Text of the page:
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|SOV||"She him loves."||45%||Urdu, Ancient Greek, Bengali, Hindi, Japanese, Korean, Latin, Persian, Sanskrit|
|SVO||"She loves him."||42%||Chinese, English, French, Hausa, Italian, Malay, Russian, Spanish, Thai|
|VSO||"Loves she him."||9%||Biblical Hebrew, Arabic, Irish, Filipino, Tuareg-Berber, Welsh|
|VOS||"Loves him she."||3%||Malagasy, Baure, Car|
|OVS||"Him loves she."||1%||Apalaí, Hixkaryana, Klingon|
|OSV||"Him she loves."||0%||Warao|
In linguistic typology, object–subject–verb (OSV) or object–agent–verb (OAV) is a classification of languages, based on whether the structure predominates in pragmatically-neutral expressions.
- 1 Unmarked word order
- 2 Marked word order
- 3 See also
- 4 References
Unmarked word order
OSV is rarely used in unmarked sentences, those using a normal word order without emphasis. Most languages that use OSV as their default word order come from the Amazon basin, such as Xavante, Jamamadi, Apurinã, Kayabí and Nadëb. Here is an example from Apurinã:
anana nota apa pineapple I fetch I fetch a pineapple
Marked word order
This section does not cite any sources.May 2012) ()(
Various languages allow OSV word order but only in marked sentences, those that emphasise part or all of the sentence.
Arabic also allows OSV in marked sentences:
إِيَّاكَ نَعْبُدُ وَإِيَّاكَ نَسْتَعِينَ. Iyyāka naʿbudu wa-iyyāka nastaʿīn You alone we worship, and You alone we ask for help.
Passive constructions in Chinese follow an OSV (OAV) pattern through the use of the particle 被:
English and German
- Note: The inclusion of the word "But" may be optional.
In Modern Hebrew, OSV is often used instead of the normal SVO to emphasise the object: while אני אוהב אותה would mean "I love her", "אותה אני אוהב" would mean "It is she whom I love". Possibly an influence of Germanic (via Yiddish), as Jewish English uses a similar construction ("You, I like, kid")—see above —much more than many other varieties of English, and often with the "but" left implicit.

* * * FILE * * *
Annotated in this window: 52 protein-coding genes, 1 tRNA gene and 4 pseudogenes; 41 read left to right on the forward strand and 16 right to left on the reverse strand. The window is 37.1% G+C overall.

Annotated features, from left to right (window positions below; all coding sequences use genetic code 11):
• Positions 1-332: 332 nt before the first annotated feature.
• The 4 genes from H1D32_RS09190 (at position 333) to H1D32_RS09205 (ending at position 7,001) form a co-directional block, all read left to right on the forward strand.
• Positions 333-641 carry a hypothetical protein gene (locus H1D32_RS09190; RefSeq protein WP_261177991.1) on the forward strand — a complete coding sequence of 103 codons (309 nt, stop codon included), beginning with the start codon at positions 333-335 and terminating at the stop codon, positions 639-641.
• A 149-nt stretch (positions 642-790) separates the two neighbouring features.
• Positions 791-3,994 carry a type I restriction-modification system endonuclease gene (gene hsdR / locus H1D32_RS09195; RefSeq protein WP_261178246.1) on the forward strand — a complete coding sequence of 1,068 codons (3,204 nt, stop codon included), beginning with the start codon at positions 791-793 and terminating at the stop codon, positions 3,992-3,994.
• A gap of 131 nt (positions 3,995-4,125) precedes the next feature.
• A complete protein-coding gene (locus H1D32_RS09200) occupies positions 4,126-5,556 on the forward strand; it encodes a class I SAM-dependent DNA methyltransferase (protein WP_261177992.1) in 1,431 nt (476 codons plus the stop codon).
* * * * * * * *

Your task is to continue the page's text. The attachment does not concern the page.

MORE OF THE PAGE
In Hungarian, OSV emphasises the subject:
A szócikket én szerkesztettem = The article/I/edited (It was I, not somebody else, who edited the article).
Korean and Japanese
Sentence 그 사과는 제가 먹었어요. Words 그 사과 는 제 가 먹 었 어 요 Romanization geu sagwa neun je ga meok eoss eo yo. Gloss the/that apple (topic marker) I (polite) (sub. marker) eat (past) (declarative) (polite) Parts Object Subject Verb Translation It is I who ate that apple. (or) As for the apple, I ate it. (or) The apple was eaten by me.
An almost identical syntax is possible in Japanese:
Sentence そのりんごは私が食べました。 Words その りんご は 私 が 食べ まし た。 Romanization sono ringo wa watashi ga tabe mashi ta. Gloss the/that apple (topic marker) I (polite) (sub. marker) eat (polite) (past/perfect) Parts Object Subject Verb Translation It is I who ate that apple.
OSV is one of two permissible word orders in Malayalam, the other being SOV.
Cah cihuah in niquintlazohtla (indicative marker) women (topicalization marker) I-them-love women I love them It is the women whom I love.
OSV is used in Turkish to emphasise the subject:
Yemeği ben pişirdim = The meal/I/cooked (It was I, not somebody else, who cooked the meal).
- Yoda, a popular Star Wars character who uniquely speaks in object–subject–verb order
- Yoda conditions - a style of writing conditionals in computer programming languages
- ^ Meyer, Charles F. (2010). Introducing English Linguistics International (Student ed.). Cambridge University Press.
- ^ Tomlin, Russell S. (1986). Basic Word Order: Functional Principles . London: Croom Helm. p. 22. ISBN 9780709924999. OCLC 13423631 .
- ^ a b O'Grady, W. et al Contemporary Linguistics (3rd edition, 1996) ISBN 0-582-24691-1
- ^ Friedmann, Naama; Shapiro, Lewis (April 2003). "Agrammatic comprehension of simple active sentence with moved constituents: Hebrew OSV and OVS structures" . Journal of Speech, Language, and Hearing Research. 46 (2): 288–97. doi:10.1044/1092-4388(2003/023) . PMC 3392331 . PMID 14700372 .
- ^ Introduction to Classical Nahuatl[vague]
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